2.04.2016

Can Being a Child Bride ever be Best for the Child?

Though civilization's progress has moved closer to the protection of children, there remains a global concern over child brides. See this short video on the problem at http://sub.1006playlist.com/groom-child-bride-pose-pictures-public-now-watch-passers-react/.
 
Children deserve to have a child hood, and the law must provide
for their best interests. You can learn more at 
Little bride
Being a child bride is never in the child's best interests, and
 
 

1.23.2016

Has Roe Ruined Romance?

This week marked the 43rd anniversary of the fatal Roe v. Wade decision. The ruling has led to a constitutional requirement for abortion in nearly any circumstance, and it has led to some terrible cultural trends, such as celebrity abortions like the one Fleetwood Mac's Stevie Nicks recently shared, or can lead to horrendous abuse within domestic circles.  
Now there is solid research that confirms Roe has had a ruinous effect on romance for millennials.  Find out how in part III of Roe's Effects on Family Law.  Family restoration has been harmed and hindered by abortion, and it has worked to ruin romance. 
 

1.13.2016

The Case of the Bodnarius: Illustrating how a Rights-Based Framework Separates Children From Parents (Literally)

The following blog post is written by S. Ernie Walton, Administrative Director of Regent Law's Center for Global Justice, Human Rights, and the Rule of Law and professor of International Law and National Security Law. 

Photo of Bodnarius family by Lifenesitenews.com
Protecting children is one of the chief aims of international human rights law (IHRL) today. And rightly so. With children routinely being trafficked for commercial sex, millions living in institutions or on the streets, and others falling prey to ritual sacrifice in Uganda, the international community is absolutely right to focus on protecting children.

But the primary way in which IHRL seeks to protect children is actually undermining the very objective which it purports to uphold. IHRL seeks to protect children through a rights-based framework. This is accomplished through the Convention on the Rights of the Child (CRC), a U.N.-sponsored treaty that effectively serves as a “children’s bill of rights.” And who doesn’t love “rights”? They sound great, and what harm could come from giving a group of people more rights?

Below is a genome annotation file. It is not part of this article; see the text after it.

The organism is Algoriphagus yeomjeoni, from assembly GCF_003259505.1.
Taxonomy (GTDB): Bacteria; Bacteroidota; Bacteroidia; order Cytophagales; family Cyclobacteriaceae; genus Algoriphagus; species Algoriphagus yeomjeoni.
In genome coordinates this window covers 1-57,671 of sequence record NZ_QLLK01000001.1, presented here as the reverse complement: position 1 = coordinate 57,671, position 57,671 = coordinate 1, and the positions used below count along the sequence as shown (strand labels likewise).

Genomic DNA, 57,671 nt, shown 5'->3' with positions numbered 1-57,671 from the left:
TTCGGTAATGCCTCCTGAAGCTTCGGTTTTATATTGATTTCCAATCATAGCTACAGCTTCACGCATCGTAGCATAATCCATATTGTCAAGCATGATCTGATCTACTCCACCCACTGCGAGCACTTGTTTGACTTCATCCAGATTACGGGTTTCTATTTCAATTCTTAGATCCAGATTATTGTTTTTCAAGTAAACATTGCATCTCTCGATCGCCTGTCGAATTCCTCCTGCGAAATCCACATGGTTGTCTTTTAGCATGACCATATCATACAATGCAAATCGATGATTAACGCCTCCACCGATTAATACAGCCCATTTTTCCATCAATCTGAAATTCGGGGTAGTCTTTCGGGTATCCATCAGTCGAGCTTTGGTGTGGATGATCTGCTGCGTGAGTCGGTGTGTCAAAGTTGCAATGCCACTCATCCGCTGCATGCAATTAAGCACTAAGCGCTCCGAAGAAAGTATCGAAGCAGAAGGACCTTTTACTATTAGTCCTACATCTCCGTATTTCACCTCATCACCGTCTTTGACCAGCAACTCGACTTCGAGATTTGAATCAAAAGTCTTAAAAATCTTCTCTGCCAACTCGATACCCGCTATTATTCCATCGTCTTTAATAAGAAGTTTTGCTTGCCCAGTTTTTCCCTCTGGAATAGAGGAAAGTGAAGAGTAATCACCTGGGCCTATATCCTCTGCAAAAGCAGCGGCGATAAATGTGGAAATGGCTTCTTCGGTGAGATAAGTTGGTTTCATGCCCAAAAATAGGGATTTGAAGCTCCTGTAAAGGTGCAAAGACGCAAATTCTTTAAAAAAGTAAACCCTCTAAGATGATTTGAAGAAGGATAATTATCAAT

Quite a bit, actually. Lynne Marie Kohm, Dean and Professor of Regent Law, persuasively argues in her article, Suffer the Children: How the United Nations Convention on the Rights of the Child Has Not Supported Children, 22 N.Y. Int’l. L. Rev. 57 (Summer 2009), that the entire idea of a “rights-based framework” for children has been devastating. Rather than protecting children by imposing duties on adults and using the traditional “best interests” standard, a rights-based framework treats children as capacitated individuals, effectively imposing on children the impossible duty to be their own advocate. A rights-based framework also separates children from their caregivers, especially when corresponding duties are not imposed on them. As Dean Kohm states, “Children are protected only when adults have a duty to provide that protection, rather than cloaking children with the right to do so themselves.”

A recent example of the destructive effects of a rights-based framework is seen in the recent controversy surrounding the Bodnarius, the Norwegian family whose five children were taken by the state child welfare agency, the Barnevernet, because of “Christian indoctrination.” Apparently the Barnevernet first seized the older two children from school without the parents’ knowledge or consent. The agency then went to the Bodnarius’ home, took their two boys, and arrested the wife, who was taken to the police station for interrogation along with her baby. Officials also arrested the husband at his work and took him to the police station. After several hours, the Bodnarius were allowed to leave with their baby, but not with their other children. The next day, the Barnevernet returned to the Bodnarius’ home and seized the baby as well.